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10-minute clinic: child health

This handy 10-minute clinic can act as a quick reference guide that will help you when advising customers in on child health.

This handy 10-minute clinic is designed to act as a quick reference guide that will help you when advising customers in different category areas. The flowchart will lead you through the decision-making process to help you respond to customer queries. This month, we look at the advice you can offer as well as the products you can recommend to children and their parents for common child health issues.

At a glance

Whenever you talk to any customer, remember WWHAM:

Who is it for?

It is important to find out the age of the child.   

What are the symptoms?

Ask the customer to describe all the symptoms.

How long have the symptoms been present?

This will help you determine whether the child has a minor condition or something potentially more serious.  

Action already taken?

This will establish whether the customer has already given their child a product that hasn’t helped or wasn’t appropriate.  


It is important to find out whether the child is taking any prescribed or OTC medicines. OTC cold remedies can contain similar ingredients and could lead to an accidental overdose.

You don’t have to ask these questions in order, and a customer might give you some of this information without you asking. As long as you get them into the conversation, you should be able to find out the information you need in order to make a recommendation. The golden rule to remember is: if in doubt, refer to the pharmacist. Don’t be embarrassed to ask for their advice.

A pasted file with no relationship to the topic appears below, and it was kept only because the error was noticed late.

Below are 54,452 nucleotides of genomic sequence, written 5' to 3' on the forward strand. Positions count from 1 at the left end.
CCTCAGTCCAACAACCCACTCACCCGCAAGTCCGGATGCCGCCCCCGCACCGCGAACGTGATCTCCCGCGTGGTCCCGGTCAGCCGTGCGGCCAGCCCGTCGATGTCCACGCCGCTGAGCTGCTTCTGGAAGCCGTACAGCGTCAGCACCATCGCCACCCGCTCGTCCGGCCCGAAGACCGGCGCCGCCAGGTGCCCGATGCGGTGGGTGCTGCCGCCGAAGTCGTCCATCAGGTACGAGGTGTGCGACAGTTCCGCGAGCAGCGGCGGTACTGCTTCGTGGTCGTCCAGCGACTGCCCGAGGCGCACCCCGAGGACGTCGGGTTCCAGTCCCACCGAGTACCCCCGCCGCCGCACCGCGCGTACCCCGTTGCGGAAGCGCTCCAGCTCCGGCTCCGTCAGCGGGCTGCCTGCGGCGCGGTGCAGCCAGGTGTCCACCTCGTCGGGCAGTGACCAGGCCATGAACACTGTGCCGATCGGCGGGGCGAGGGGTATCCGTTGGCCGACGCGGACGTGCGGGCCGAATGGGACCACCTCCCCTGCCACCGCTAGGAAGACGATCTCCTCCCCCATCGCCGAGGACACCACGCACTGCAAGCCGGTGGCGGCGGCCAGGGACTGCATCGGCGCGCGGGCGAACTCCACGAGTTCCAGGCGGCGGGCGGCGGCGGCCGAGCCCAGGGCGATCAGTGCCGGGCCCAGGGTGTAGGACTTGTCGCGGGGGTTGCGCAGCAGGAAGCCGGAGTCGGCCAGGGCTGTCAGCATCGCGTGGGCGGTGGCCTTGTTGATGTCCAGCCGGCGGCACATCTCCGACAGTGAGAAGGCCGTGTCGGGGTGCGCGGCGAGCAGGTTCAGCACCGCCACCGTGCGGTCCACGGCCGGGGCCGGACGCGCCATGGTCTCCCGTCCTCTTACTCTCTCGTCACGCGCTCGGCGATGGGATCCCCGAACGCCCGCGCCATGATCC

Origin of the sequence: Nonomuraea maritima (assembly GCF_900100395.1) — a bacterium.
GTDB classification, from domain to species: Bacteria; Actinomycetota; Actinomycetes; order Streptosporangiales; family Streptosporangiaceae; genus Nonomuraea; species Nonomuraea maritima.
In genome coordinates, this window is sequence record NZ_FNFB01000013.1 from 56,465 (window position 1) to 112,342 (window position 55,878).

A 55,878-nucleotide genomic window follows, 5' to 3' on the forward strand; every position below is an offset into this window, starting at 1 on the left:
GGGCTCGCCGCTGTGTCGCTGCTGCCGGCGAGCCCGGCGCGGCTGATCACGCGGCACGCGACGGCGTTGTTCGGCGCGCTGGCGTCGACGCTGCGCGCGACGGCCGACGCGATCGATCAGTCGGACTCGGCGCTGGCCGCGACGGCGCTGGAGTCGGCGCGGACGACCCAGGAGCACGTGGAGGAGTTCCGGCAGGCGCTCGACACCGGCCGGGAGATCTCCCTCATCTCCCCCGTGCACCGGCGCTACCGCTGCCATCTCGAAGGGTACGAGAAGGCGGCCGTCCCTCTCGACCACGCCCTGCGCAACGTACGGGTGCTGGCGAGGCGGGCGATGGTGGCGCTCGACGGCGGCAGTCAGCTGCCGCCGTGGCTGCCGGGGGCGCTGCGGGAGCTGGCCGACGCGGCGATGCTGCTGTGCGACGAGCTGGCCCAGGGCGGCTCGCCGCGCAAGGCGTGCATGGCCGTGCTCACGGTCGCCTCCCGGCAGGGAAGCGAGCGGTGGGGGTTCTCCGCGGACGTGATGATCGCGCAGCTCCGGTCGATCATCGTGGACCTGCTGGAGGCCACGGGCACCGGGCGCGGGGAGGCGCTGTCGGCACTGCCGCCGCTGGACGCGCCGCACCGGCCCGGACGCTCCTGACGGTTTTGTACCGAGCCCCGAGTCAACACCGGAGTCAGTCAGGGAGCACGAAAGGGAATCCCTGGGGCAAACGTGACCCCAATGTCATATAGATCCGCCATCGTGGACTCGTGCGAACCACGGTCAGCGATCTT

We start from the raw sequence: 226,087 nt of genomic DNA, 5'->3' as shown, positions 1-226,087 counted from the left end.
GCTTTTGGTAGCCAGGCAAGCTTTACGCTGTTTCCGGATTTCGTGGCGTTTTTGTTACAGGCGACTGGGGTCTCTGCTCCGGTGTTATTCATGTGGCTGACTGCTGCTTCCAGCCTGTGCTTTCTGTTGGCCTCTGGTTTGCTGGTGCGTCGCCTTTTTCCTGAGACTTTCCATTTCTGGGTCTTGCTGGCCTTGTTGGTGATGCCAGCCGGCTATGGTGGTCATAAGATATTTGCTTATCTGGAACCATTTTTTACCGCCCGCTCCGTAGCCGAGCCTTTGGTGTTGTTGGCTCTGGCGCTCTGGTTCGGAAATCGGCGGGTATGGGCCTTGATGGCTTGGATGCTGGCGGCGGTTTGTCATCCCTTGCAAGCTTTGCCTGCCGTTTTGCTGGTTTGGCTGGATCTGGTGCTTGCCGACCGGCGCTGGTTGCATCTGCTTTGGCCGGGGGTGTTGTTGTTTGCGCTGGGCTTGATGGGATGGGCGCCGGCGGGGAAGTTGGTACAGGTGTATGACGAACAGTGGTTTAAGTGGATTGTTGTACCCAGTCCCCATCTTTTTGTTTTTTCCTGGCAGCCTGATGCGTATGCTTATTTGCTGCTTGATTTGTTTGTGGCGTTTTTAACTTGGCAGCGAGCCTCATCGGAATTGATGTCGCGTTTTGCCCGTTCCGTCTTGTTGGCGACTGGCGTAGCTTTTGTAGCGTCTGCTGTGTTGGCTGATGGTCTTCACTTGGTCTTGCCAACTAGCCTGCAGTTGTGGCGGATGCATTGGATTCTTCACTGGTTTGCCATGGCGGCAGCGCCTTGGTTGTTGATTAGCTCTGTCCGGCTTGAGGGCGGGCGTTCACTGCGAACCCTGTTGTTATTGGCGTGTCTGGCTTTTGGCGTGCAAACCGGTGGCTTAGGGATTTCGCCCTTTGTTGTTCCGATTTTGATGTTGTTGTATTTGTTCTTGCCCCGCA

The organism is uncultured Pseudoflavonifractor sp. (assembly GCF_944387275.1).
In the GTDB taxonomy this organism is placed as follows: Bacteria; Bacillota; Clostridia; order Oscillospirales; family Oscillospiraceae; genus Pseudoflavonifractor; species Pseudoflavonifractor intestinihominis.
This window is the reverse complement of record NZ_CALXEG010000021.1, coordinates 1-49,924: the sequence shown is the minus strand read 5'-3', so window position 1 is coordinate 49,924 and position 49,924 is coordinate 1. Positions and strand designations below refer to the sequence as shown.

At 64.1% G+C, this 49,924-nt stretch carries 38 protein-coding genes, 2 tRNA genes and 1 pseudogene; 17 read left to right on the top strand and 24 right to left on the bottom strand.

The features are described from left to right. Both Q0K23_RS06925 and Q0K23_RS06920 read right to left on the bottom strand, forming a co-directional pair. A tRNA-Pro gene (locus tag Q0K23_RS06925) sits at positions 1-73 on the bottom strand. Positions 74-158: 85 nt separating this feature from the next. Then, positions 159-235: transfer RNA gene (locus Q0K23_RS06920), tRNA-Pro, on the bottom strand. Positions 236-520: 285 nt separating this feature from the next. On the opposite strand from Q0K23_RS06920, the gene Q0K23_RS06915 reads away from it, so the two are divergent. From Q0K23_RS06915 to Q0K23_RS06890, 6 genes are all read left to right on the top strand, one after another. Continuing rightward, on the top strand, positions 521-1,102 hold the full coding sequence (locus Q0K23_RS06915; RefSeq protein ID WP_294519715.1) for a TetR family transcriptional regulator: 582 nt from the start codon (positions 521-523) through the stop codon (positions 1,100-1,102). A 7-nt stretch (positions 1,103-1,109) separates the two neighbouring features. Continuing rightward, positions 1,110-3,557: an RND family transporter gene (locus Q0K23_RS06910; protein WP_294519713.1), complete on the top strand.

When to refer to the pharmacist

  • All children with a fever
  • If a child’s temperature is high for over 24 hours or rises above 39˚C despite treatment
  • If the child has a febrile convulsion (fit), has had one in the past or if there is a family history of them
  • Any child with a stiff neck, vomiting, a dislike of light or a rash on the skin; these symptoms could indicate meningitis
  • If a child has had regular doses of painkillers for three days and is still unwell
  • A child who is dehydrated
  • If a child’s skin is painful or appears infected
  • Any child with worsening symptoms.

Taking control of eczema

  • Use a bath emollient when bathing
  • Pat the skin dry after bathing and apply an emollient cream straight away
  • Apply plenty of emollient cream in downward strokes with clean hands, ideally up to four times a day. An average of 250-500g per week is recommended
  • Apply extra emollient cream in extreme weather
  • Never use ordinary soap, moisturising soap or bubble bath
  • Cotton mittens can be worn to reduce the impact of scratching.

Recognition aid

Atopic eczema:

  • Dry, red, itchy patches of skin on the face, scalp, forearms, behind the ears and front of the legs
  • In older children, it can be localised to the creases of joints
  • In more severe cases, the rash can become dry, scaly and cracked, ooze yellowish fluid and crust over.

Molluscum contagiosum:

  • Small, firm, dome-shaped spots on the skin. They are pink or red, sometimes with a tiny yellow or white dimple or head in the centre of each
  • Any part of the body may be affected.


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